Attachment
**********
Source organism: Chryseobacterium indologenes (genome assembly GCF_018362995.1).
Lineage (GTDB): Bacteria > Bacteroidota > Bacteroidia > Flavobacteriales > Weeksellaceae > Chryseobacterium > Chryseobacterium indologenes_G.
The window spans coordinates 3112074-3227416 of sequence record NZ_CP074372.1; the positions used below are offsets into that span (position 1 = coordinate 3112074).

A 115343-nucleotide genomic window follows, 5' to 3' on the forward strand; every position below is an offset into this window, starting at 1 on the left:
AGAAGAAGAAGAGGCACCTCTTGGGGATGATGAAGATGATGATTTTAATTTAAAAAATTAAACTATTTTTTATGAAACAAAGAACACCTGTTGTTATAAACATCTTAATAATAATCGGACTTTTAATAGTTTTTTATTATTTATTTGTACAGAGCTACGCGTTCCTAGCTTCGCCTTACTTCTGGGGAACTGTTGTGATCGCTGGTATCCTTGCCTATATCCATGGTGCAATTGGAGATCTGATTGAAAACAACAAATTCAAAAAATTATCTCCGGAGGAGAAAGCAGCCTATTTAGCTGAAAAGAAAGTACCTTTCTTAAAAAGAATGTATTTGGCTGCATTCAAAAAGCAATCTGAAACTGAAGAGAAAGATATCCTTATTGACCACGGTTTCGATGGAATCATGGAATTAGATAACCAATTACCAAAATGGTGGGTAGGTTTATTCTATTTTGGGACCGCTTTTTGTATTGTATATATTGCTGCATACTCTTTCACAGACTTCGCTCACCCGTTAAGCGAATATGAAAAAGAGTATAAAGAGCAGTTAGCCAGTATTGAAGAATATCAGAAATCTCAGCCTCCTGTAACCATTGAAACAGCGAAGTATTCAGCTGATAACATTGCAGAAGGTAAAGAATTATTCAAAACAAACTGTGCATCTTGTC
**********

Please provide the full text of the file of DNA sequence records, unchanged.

Source organism: Chryseobacterium indologenes (genome assembly GCF_018362995.1).
Lineage (GTDB): Bacteria > Bacteroidota > Bacteroidia > Flavobacteriales > Weeksellaceae > Chryseobacterium > Chryseobacterium indologenes_G.
The window spans coordinates 3112074-3227416 of sequence record NZ_CP074372.1; the positions used below are offsets into that span (position 1 = coordinate 3112074).

A 115343-nucleotide genomic window follows, 5' to 3' on the forward strand; every position below is an offset into this window, starting at 1 on the left:
AGAAGAAGAAGAGGCACCTCTTGGGGATGATGAAGATGATGATTTTAATTTAAAAAATTAAACTATTTTTTATGAAACAAAGAACACCTGTTGTTATAAACATCTTAATAATAATCGGACTTTTAATAGTTTTTTATTATTTATTTGTACAGAGCTACGCGTTCCTAGCTTCGCCTTACTTCTGGGGAACTGTTGTGATCGCTGGTATCCTTGCCTATATCCATGGTGCAATTGGAGATCTGATTGAAAACAACAAATTCAAAAAATTATCTCCGGAGGAGAAAGCAGCCTATTTAGCTGAAAAGAAAGTACCTTTCTTAAAAAGAATGTATTTGGCTGCATTCAAAAAGCAATCTGAAACTGAAGAGAAAGATATCCTTATTGACCACGGTTTCGATGGAATCATGGAATTAGATAACCAATTACCAAAATGGTGGGTAGGTTTATTCTATTTTGGGACCGCTTTTTGTATTGTATATATTGCTGCATACTCTTTCACAGACTTCGCTCACCCGTTAAGCGAATATGAAAAAGAGTATAAAGAGCAGTTAGCCAGTATTGAAGAATATCAGAAATCTCAGCCTCCTGTAACCATTGAAACAGCGAAGTATTCAGCTGATAACATTGCAGAAGGTAAAGAATTATTCAAAACAAACTGTGCATCTTGTC